Harris arrived in the fall of 1982. The freshman orientation session was an eye-opener. She recalls looking around and thinking “This is heaven!” She’d never been among so many people who looked like her yet were so different. Her peers included both the children of Howard alumni and kids whose parents had never been to college; urbanites and rural folk; Africans and Caribbeans. The message all of them were given was that they were – in the words of a Nina Simone song – “young, gifted and black.”

It didn’t take Harris long to find her place at the college. She chaired the economics society, honed her rhetoric with the debate team and joined a sorority. During the weekends, she could be found in downtown Washington protesting against apartheid in South Africa. Between all that, she squeezed in an internship at the Federal Trade Commission where she was responsible for reading the newspapers and cutting out articles that mentioned the organization.

By the time she graduated in 1986, she’d made up her mind to become a prosecutor. Her family was skeptical. They felt the law had all too often been used as a weapon of injustice against black Americans and other marginalized groups. But Harris was convinced there was more to it than that. Hadn’t brave prosecutors used the law to take on the Ku Klux Klan in the South? Hadn’t US Attorney General Robert Kennedy used the law when he sent Department of Justice officials to protect the Freedom Riders – activists who protested segregation on public transport in the South – in 1961?

Harris was determined to stick to her guns and used one of her mother’s favorite sayings in her defense: “Don’t let anyone tell you who you are. You tell them who you are!” If she was going to become a prosecutor, it certainly wasn’t to uphold injustices – she wanted to do things on her own terms, as a champion of equality.We read dozens of other great books like The Truths We Hold, and summarised their ideas in this article called Life purpose
Check it out here!

The Truths We Hold Key Idea #3: One of the defining moments in Harris’s legal career came before she’d even passed her exams.

Harris first stepped foot in the Alameda County Superior Courthouse in Oakland, California, in the summer of 1988. She was in her final year of law school and was about to take the bar exam which would qualify her as a legal practitioner. Things were moving quickly: she’d already been offered an internship in the office of the District Attorney – DA for short – and was about to get her first taste of the law in action.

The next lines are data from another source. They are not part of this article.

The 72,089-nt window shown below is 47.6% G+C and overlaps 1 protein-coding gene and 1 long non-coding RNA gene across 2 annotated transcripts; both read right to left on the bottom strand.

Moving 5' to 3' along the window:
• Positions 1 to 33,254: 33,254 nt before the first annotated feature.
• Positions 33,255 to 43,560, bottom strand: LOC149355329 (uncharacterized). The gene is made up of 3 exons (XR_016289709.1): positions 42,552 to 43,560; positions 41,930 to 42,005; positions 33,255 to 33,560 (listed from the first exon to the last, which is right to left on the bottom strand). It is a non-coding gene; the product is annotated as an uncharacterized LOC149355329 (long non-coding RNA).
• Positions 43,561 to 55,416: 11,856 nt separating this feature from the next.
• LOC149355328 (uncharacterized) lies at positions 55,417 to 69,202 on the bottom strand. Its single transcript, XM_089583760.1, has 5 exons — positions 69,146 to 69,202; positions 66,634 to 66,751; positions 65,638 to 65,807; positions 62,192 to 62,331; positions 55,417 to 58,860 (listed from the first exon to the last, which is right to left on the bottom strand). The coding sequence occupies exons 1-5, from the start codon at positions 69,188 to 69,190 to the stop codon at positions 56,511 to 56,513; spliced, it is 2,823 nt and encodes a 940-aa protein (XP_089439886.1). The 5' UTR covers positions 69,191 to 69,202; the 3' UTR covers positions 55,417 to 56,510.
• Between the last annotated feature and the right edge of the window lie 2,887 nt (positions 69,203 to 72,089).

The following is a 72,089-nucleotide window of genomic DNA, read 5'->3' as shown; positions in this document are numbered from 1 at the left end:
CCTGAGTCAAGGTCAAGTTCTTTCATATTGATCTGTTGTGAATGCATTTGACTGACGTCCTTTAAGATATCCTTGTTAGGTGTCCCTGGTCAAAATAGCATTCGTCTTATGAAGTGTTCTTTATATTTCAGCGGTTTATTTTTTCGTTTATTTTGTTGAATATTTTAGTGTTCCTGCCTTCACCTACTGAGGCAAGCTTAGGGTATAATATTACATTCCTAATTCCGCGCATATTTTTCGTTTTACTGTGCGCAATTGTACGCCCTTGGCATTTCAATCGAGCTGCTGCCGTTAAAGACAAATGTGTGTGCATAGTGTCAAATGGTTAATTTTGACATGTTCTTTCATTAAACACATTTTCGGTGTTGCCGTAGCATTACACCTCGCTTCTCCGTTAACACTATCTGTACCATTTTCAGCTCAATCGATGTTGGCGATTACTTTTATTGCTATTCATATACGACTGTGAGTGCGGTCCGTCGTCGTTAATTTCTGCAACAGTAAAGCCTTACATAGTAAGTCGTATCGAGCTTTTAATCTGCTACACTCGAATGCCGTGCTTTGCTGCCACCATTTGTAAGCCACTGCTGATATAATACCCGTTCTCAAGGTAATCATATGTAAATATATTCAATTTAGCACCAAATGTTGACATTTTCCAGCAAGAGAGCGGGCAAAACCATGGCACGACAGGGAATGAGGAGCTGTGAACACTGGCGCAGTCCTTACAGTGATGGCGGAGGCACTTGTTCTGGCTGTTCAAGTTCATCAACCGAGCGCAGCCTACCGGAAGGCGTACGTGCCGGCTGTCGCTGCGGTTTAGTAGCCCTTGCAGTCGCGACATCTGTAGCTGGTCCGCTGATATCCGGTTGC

As an intern, Harris had little power or influence. Her job was to learn the ins and outs of a working court and get to know the criminal justice system from the inside. It would be a revelatory experience, and it was in the courtrooms in Alameda that she first discovered what kind of lawyer she wanted to become.

Harris’s supervisor was finishing up a drug bust case late one Friday afternoon. Officers had arrested a number of people in a raid, including an innocent bystander – a woman who’d simply been in the wrong place at the wrong time. Harris had never laid eyes on her; all she knew about her was what was written in the file in front of her. But that was enough to know she needed help.

Even though she’d done nothing wrong, it looked like this woman was going to spend the weekend in jail because the judge wouldn’t get to her case before Monday. Harris began wondering what would happen to the woman’s children. Would someone care for them or would Child Protective Services be called? “My God,” she remembers thinking, “she could lose her kids!”

Everything was on the line for this unlucky woman. All Harris could think about was her frightened family. She rushed into action, begging the clerk to ask the judge to return for five minutes. Finally, after pleading her case, the judge arrived just before the court was due to close. He listened to the case, reflected briefly and pounded the gavel. Just like that, the woman had been set free in time for dinner with her children!

Harris describes this as a defining moment in her life – an unforgettable lesson in how high the stakes were for the people she’d encounter in the legal system and the importance of using every scrap of power at her disposal to see that justice was done.

The Truths We Hold Key Idea #4: Practical experience on the frontline of the justice system taught Harris more than law school.